# Basis perpendicular to a subspace spanned by 2 vectors

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• Apr 17th 2010, 01:29 PM
mybrohshi5
Basis perpendicular to a subspace spanned by 2 vectors
Find a basis perpendicular to W.

Let $V = \begin{bmatrix}1\\-4\\1\\4\end{bmatrix}$ and $U = \begin{bmatrix}3\\-13\\3\\-4\end{bmatrix}$

and let W be the subspace spanned by V and U.

I am pretty confused on this topic right now :( I just dont seem to know what i need to do to solve problems like these.

Any help would be great :)

Thank you
• Apr 17th 2010, 01:48 PM
dwsmith
Quote:

Originally Posted by mybrohshi5
Find a basis perpendicular to W.

Let $V = \begin{bmatrix}1\\-4\\1\\4\end{bmatrix}$ and $U = \begin{bmatrix}3\\-13\\3\\-4\end{bmatrix}$

and let W be the subspace spanned by V and U.

I am pretty confused on this topic right now :( I just dont seem to know what i need to do to solve problems like these.

Any help would be great :)

Thank you

Do you want an orthogonal basis or orthonormal basis?
• Apr 17th 2010, 05:08 PM
mybrohshi5
The question doesnt specify. It just says....... let W the subspace of ${\mathbb R}^4$ spanned by v and u. Find a basis of $W^{\perp}$.

I should probably know how to find both though im sure :)
• Apr 17th 2010, 05:13 PM
dwsmith
If you can tell me what the answer is, I can tell you what one it is looking for.
• Apr 17th 2010, 05:42 PM
mybrohshi5
Im not sure what the answer is. Its for online homework.

There are two blank 4x1 matrixes where i can put my answer in. so it looks like this

$\begin{bmatrix}.\\.\\.\\.\end{bmatrix}, \begin{bmatrix}.\\.\\.\\.\end{bmatrix}$
• Apr 17th 2010, 05:47 PM
dwsmith
Both would be of that form.

Use the Gram-Schmidt process.

Do you know it?
• Apr 17th 2010, 05:57 PM
mybrohshi5
Quote:

Originally Posted by dwsmith
Both would be of that form.

Use the Gram-Schmidt process.

Do you know it?

Yes i do. Is that all i have to do? Seems easy enough.

and will the Gram schmidt process give me an orthogonal basis correct? then from there i could find a orthonormal basis if i needed right?
• Apr 17th 2010, 05:59 PM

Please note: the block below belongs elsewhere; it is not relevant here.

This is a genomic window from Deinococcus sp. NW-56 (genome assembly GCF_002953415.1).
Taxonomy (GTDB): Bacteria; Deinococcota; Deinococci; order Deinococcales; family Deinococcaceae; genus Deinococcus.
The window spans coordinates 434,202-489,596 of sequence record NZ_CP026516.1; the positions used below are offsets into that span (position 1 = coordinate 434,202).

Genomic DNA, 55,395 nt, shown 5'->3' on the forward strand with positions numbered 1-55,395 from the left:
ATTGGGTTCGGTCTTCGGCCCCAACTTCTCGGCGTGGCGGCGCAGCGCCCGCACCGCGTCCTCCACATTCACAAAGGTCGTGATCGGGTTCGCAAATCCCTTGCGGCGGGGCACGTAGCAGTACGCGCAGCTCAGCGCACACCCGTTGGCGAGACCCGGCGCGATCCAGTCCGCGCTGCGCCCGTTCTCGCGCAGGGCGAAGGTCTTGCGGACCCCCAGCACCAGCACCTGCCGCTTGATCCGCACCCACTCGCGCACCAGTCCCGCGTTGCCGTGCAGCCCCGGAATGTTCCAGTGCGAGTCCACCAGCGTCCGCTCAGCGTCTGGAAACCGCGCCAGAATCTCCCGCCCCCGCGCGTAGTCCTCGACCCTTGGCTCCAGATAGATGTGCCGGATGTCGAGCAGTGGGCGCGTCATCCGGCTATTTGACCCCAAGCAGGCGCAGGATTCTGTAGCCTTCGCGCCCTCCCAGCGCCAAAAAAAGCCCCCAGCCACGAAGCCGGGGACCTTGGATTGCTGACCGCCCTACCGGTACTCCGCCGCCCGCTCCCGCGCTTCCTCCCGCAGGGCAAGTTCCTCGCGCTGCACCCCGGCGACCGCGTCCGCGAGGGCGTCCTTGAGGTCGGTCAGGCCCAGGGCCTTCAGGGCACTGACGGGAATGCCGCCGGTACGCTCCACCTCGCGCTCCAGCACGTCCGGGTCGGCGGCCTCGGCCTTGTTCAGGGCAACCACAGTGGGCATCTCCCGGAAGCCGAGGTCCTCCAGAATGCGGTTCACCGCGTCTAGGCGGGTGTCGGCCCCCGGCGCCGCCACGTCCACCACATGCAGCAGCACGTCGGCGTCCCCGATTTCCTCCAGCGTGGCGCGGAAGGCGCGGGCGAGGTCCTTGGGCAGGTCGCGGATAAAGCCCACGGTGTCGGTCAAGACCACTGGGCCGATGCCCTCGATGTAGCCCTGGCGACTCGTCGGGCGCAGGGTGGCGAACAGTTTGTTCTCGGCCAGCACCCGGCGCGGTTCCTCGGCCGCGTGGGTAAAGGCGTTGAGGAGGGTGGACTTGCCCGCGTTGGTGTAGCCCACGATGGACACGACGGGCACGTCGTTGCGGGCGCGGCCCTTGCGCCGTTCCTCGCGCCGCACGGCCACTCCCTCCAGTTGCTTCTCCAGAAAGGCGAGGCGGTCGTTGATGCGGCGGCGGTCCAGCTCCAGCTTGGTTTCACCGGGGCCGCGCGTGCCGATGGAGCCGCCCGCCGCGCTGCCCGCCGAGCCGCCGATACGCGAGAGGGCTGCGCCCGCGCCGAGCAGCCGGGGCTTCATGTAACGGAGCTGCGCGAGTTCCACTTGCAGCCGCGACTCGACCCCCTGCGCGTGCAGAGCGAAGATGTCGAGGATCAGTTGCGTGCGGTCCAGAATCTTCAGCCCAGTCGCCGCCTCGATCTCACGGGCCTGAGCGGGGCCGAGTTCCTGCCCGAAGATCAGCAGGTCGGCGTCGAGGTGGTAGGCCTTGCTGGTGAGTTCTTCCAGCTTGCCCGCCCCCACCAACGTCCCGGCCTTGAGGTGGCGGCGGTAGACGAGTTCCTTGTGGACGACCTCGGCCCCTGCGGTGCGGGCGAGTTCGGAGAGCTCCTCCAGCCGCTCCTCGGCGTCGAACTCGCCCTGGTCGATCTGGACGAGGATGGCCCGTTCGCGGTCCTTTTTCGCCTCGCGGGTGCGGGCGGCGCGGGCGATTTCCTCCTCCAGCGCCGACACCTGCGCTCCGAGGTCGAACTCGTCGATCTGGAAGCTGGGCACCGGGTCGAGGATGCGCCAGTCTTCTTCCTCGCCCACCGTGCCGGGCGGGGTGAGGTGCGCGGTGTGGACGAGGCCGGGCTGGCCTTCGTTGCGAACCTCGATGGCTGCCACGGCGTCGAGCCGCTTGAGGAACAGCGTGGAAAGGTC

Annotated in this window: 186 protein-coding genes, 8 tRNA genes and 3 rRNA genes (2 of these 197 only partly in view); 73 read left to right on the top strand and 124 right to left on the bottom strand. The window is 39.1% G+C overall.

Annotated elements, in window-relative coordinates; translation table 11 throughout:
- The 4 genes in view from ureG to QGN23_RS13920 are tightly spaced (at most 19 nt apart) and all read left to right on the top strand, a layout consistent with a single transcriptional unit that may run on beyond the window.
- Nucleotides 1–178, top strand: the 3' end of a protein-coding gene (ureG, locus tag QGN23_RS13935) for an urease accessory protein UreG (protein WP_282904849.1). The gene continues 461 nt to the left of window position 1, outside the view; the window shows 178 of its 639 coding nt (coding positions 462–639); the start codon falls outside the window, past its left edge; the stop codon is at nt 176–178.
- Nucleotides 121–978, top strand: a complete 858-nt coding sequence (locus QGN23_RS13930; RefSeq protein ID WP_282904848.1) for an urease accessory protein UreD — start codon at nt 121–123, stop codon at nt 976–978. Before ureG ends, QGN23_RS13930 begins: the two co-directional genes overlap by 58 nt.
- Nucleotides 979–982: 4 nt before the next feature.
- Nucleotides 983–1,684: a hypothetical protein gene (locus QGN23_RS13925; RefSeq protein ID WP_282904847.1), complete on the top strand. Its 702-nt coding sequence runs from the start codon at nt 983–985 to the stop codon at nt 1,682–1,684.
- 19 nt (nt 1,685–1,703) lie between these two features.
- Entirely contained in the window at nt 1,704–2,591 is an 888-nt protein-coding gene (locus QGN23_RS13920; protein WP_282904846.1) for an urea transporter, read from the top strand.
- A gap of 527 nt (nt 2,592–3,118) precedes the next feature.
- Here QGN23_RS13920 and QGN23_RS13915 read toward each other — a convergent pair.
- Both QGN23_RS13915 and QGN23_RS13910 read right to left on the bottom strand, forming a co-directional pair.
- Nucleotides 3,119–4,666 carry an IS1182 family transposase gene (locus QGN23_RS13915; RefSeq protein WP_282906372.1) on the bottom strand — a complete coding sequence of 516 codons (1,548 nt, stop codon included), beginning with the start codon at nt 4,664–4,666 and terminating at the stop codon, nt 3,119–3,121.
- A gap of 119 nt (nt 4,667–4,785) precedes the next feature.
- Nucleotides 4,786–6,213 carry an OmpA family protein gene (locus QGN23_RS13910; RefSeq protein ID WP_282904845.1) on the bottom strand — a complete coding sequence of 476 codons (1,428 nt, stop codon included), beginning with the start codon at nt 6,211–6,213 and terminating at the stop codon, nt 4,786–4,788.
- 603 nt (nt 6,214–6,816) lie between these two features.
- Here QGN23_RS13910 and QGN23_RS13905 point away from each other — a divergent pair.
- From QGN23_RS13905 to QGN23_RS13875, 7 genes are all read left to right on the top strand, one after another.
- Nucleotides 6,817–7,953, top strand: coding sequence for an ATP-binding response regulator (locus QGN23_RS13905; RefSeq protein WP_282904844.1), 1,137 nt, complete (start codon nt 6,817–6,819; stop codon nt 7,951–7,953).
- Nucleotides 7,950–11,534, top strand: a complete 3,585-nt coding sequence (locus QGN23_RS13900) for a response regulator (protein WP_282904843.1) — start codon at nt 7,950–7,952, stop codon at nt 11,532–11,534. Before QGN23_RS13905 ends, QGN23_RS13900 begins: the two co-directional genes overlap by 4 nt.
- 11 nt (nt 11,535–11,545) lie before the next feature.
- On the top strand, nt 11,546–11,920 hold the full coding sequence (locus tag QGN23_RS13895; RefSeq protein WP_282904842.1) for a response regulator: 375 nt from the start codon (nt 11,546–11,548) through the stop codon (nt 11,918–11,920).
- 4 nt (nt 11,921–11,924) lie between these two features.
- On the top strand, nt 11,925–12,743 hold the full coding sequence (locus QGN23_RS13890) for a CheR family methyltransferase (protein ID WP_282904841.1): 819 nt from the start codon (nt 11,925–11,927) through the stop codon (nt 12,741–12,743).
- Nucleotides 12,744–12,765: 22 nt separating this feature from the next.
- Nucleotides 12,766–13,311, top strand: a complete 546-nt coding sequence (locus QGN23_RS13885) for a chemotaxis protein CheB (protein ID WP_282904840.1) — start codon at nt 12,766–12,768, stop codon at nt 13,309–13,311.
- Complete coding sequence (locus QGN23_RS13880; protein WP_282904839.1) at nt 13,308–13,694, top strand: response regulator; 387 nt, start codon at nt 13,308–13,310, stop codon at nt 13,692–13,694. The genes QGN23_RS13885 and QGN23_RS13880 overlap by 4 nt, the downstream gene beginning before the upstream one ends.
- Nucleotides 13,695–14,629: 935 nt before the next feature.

dwsmith
You can normalize it if you would like.
• Apr 18th 2010, 08:56 AM
mybrohshi5
Using the gram schmidt process is not getting me the right answer :(

I even normalized the orthogonal basis i got and those are wrong as well.

Using the process i got

$\begin{bmatrix}1\\-4\\1\\4\end{bmatrix}$ and $\begin{bmatrix}\frac{30}{17}\\-\frac{137}{17}\\\frac{30}{17}\\-\frac{152}{17}\end{bmatrix}$

i plugged those in and they were wrong.

so i normalized those to get the orthononormal vectors

$\frac{1}{\sqrt(34)}*\begin{bmatrix}1\\-4\\1\\4\end{bmatrix}$ and $\frac{1}{\sqrt(2569/17)}*\begin{bmatrix}\frac{30}{17}\\-\frac{137}{17}\\\frac{30}{17}\\-\frac{152}{17}\end{bmatrix}$

Can you see where i am going wrong?
• Apr 18th 2010, 09:03 AM
dwsmith
I just checked my dot product and it wasn't zero but your dot product is. What section in your book does this question relate too?
• Apr 18th 2010, 09:49 AM
mybrohshi5
This is for online homework and i dont have the book cause i am fairly good at math and the professor said we didnt need it unless we needed an extra source of help (mine is this forum :) haha).

If i look at the professors power points i would think it relates to the section called Orthogonal Vectors in R^n, but i am not positive....
• Apr 18th 2010, 09:55 AM
mybrohshi5
I found this on yahoo answers and it looks similar to my question but i am a little unsure what is done to get the answer. maybe you will know what is going on

Find a basis of the subspace of R4 that consists of all vectors perpendicular to both:? - Yahoo! Answers
• Apr 18th 2010, 02:40 PM
zzzoak
I got these
(-68, -16, 0, 1)
( -1, 0, 1, 0).
• Apr 18th 2010, 04:24 PM
mybrohshi5
Quote:

Originally Posted by zzzoak
I got these
(-68, -16, 0, 1)
( -1, 0, 1, 0).

What did you do to find those?
• Apr 18th 2010, 06:33 PM
dwsmith
When I followed that example, I obtained $x_3\begin{bmatrix}
-1\\
0\\
1\\
0
\end{bmatrix}+x_4\begin{bmatrix}
-68\\
-16\\
0\\
1
\end{bmatrix}$
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